Dangerous Compassion

"Compassion constitutes a radical form of criticism, for it announces that the hurt is to be taken seriously, that the hurt is not to be accepted as normal or natural, but it is an abnormal and unacceptable condition for humanness. Thus compassion that might be seen simply as generous goodwill is in fact criticism of the system, forces, and ideologies that produce the hurt." -Walter Brueggemann 
Churches talk a lot about compassion. I don't think it has reached the top of the priority list in most churches, it too often takes a back seat to theological orthodoxy and Biblical literalism, but compassion is certainly on the radar. I'm in youth ministry, so I hear about compassion a lot. I hear about TOM's shoes, cancer walks, ending slavery, gay rights etc. And thank God that this generation of adolescents has an eye for social justice, but I think that the church is missing an opportunity. Teenagers want their lives to be more than iPods and cool shoes, they're crying out for some direction on how they can actually do something about the problems that the world faces--problems like poverty, war, pollution, and dehumanization. But their cries reach deaf ears as their Youth Pastors try to fill their desires for justice with opportunities to repaint the church building, sort donations, or do yard-work for Mrs. Smith in the mobile home park.  I'm afraid that our "service projects" and even our "mission trips" are far too superficial and that they lack the courage that is necessary in true compassion. The work to which we invite the people in our churches is rarely work that will actually end in the eradication of poverty, the abolition of war, or the acknowledgement of basic human rights for the people on the under-side of our society and the systems of our world. Mission boards and Outreach committees need to live a little more dangerously because a day of cleaning up the local elementary school is good but it doesn't do much to challenge and criticize the systems and forces of injustice in our world. How many sermon or lesson series on justice or compassion actually call out with any clarity the systems and ideologies that are keeping people poor, killing people with coercive violence, and denying people the dignity they deserve? Do we ever encourage people in our churches to stand up against injustice or do we just tell them to be nice to people and make sure they know how they can go to heaven when they die?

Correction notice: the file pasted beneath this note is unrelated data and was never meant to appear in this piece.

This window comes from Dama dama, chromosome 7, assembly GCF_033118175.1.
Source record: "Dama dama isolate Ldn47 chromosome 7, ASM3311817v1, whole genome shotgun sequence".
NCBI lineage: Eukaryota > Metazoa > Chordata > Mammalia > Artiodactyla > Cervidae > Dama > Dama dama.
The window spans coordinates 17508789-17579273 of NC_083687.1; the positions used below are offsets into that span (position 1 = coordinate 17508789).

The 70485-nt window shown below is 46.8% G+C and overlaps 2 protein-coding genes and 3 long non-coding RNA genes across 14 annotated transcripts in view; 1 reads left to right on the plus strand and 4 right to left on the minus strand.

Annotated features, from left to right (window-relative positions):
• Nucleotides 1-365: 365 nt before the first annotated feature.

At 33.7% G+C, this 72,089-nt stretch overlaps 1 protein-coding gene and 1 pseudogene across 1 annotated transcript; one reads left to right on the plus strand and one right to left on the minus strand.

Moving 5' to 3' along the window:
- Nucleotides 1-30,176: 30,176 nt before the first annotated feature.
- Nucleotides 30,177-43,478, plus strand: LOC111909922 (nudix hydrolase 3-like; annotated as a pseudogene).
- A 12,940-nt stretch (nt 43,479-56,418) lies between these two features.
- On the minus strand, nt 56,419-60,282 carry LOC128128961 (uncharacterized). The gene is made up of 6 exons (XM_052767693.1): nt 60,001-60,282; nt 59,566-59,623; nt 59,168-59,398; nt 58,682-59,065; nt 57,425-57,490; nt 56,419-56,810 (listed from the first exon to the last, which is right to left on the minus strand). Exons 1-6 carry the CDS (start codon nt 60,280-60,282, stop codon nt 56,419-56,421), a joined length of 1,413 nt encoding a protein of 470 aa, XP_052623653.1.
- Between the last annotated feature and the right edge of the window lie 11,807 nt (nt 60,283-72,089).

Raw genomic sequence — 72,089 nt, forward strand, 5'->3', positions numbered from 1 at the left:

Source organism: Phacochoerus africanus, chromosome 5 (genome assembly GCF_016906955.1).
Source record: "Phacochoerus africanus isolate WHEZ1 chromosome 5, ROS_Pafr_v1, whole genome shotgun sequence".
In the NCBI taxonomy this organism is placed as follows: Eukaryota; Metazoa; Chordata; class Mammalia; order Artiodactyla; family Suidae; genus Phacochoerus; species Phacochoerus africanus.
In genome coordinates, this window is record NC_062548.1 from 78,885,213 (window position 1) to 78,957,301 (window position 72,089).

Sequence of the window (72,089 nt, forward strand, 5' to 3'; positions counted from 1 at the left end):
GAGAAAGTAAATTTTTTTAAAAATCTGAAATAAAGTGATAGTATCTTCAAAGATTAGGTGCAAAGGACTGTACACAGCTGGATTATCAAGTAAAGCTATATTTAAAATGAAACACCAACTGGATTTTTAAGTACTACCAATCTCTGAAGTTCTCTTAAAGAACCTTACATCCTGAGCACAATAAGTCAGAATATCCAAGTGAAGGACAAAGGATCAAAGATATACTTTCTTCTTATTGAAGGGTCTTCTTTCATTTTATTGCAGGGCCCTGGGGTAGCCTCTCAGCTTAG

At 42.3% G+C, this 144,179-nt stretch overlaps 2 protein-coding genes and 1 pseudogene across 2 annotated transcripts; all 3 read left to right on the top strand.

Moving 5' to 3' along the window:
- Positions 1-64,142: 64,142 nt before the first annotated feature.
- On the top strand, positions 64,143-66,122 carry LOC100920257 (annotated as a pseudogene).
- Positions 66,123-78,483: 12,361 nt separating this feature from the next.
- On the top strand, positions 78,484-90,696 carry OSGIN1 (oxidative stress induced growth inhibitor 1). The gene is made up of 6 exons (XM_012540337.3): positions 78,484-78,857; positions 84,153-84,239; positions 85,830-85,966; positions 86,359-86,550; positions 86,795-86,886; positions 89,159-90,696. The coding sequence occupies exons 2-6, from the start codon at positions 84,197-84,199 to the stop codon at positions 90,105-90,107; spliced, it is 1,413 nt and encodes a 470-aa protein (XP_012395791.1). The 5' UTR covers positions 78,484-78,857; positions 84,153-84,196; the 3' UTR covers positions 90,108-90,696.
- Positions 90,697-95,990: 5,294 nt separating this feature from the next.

Now, I realize how hard it is to do this in this polarized world we're living in. I realize that I'm essentially asking the church to "get political," and I am well aware of the issues that can arise when that happens, I know that it's important to disagree in a healthy way and to focus on the common ground, but it gets to me sometimes and I wonder if we're just taking the path of least resistance. Sure, I wish we could be neutral sometimes because it would make it easier for us to get along. And I admit that I have taken this path more often than not. But as Desmond Tutu put it, "If you are neutral in situations of injustice, you have chosen the side of the oppressor. If an elephant has its foot on the tail of a mouse and you say that you are neutral, the mouse will not appreciate your neutrality." If we're really going to love poor people, gay people, foreigners, immigrants, our enemies, and everyone else Jesus boldly called us to love, we cannot be neutral. Compassion requires more from us than simple gestures of superficial kindness. We can't just wish them well forever. We've eventually got to get up, take their side, and act! Perhaps we're not there yet in many churches. Perhaps we can't start a campaign against violence or against poverty in every church just yet. Perhaps the disagreement would become a distraction from the gospel. But the question is, are we on our way in that direction? Are we headed toward a unified stance on the side of the least and the last? Because if we're not headed in that direction, it's worse than distraction, we've lost the gospel already and we've definitely done an injustice to the very concept of compassion.

As Cornel West and Tavis Smiley put it in their book The Rich and The Rest of Us, "There can be no compassion without a resurrection of an explosively radical movement of righteous indignation directed at eradicating poverty." The missions in which we invite the people in our churches to participate must eventually be bolder than yard work and free meals. And it's got to be bigger than ideas. We've eventually got to speak and act prophetically against anything short of God's reign in which the slaves are set free, the hungry are fed, the blind have their sight restored to them, the swords are beaten into plowshares, and the spears into pruning hooks. Eventually the church has got to get a little rowdier in its work of compassion. In the end, if compassion is really important to us, it's got to become dangerous for us.